As the Wikipedia article on mucus states, cold weather does cause runny noses:
During cold weather, the cilia, which normally sweep mucus away from the nostrils and toward the back of the throat (see respiratory epithelium), become sluggish or completely cease functioning. This results in mucus running down the nose and dripping (a runny nose). Mucus also thickens in cold weather; when an individual comes in from the cold, the mucus thaws and begins to run before the cilia begin to work again.
Mucus also functions as a trap for bacteria and viruses (again, quoting Wikipedia):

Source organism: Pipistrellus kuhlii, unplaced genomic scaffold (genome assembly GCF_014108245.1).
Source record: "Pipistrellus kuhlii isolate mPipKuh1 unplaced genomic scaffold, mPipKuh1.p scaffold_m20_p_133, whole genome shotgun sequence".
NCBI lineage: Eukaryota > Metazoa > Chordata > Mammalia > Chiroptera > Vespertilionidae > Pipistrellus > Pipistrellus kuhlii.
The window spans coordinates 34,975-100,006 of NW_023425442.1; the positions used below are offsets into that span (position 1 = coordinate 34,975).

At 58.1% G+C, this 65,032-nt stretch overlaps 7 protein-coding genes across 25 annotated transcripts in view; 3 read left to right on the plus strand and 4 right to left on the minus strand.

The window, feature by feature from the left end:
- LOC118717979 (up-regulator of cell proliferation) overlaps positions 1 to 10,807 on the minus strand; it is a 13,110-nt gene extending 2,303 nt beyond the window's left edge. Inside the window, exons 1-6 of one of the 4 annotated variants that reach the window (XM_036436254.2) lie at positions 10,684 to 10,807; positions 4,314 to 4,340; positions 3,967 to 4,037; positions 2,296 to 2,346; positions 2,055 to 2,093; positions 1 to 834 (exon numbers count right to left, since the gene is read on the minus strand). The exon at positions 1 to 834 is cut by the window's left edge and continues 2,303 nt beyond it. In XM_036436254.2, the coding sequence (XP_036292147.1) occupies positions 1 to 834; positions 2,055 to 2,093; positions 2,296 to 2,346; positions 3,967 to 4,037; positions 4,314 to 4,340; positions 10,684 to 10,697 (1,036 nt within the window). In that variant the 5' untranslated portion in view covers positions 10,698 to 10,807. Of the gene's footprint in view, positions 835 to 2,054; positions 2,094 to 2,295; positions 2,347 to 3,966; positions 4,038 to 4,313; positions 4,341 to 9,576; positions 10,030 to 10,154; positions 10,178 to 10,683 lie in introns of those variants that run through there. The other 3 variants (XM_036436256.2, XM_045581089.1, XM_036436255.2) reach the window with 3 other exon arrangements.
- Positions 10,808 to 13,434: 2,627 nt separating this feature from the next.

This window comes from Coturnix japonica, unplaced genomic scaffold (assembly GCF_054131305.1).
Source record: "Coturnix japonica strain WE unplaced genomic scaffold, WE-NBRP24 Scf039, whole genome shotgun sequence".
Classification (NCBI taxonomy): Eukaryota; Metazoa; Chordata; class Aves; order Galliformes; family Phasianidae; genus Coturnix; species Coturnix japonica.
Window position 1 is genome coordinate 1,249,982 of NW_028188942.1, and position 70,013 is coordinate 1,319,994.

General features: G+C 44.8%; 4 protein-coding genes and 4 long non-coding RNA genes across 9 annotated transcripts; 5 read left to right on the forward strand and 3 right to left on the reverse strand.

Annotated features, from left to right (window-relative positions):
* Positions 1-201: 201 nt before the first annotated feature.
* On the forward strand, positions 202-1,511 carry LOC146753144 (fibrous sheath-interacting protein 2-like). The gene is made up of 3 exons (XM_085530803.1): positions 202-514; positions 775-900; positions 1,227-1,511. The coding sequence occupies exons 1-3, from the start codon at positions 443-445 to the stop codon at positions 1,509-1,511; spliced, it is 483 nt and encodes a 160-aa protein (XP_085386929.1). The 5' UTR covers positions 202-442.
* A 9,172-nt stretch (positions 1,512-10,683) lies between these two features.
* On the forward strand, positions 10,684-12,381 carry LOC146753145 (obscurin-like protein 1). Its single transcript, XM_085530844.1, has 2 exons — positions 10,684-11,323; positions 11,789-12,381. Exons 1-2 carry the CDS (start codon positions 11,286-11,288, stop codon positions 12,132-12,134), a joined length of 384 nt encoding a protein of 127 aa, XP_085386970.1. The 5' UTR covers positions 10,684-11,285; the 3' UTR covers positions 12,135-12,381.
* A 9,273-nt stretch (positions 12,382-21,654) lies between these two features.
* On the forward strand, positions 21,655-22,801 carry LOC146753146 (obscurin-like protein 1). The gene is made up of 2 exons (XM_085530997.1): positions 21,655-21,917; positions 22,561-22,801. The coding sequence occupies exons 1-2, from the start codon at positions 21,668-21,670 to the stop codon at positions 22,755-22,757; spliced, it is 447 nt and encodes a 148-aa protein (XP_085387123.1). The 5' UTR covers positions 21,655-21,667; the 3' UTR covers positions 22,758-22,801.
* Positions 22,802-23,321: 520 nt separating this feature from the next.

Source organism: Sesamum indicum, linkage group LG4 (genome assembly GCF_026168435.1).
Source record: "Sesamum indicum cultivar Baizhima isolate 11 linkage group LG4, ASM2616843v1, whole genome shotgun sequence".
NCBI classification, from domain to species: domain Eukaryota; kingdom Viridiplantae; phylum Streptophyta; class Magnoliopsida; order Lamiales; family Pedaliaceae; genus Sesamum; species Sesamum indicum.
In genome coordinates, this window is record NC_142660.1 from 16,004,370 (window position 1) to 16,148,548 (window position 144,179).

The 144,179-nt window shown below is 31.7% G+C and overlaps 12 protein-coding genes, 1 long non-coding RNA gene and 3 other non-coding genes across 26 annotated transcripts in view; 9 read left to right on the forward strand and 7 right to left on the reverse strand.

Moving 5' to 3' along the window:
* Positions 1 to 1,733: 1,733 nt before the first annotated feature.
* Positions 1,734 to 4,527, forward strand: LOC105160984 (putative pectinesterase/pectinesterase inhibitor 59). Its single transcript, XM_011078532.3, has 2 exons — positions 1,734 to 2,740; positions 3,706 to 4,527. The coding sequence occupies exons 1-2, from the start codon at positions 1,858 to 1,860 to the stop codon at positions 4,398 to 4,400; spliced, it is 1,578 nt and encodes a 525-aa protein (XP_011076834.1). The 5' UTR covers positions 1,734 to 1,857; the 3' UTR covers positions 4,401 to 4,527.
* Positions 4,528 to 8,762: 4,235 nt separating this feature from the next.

A major function of (mucus) is to protect against infectious agents such as fungi, bacteria and viruses. ... In the respiratory system, mucus aids in the protection of the lungs by trapping foreign particles that enter it, in particular, through the nose, during normal breathing.
I don't have any source on this, but I should think that a runny nose would be no better or worse than a dry nose for protecting against viral infections. If anything, I think it would be better to have a runny nose, as bacteria and viruses would have to "swim upstream" to reach their target destination.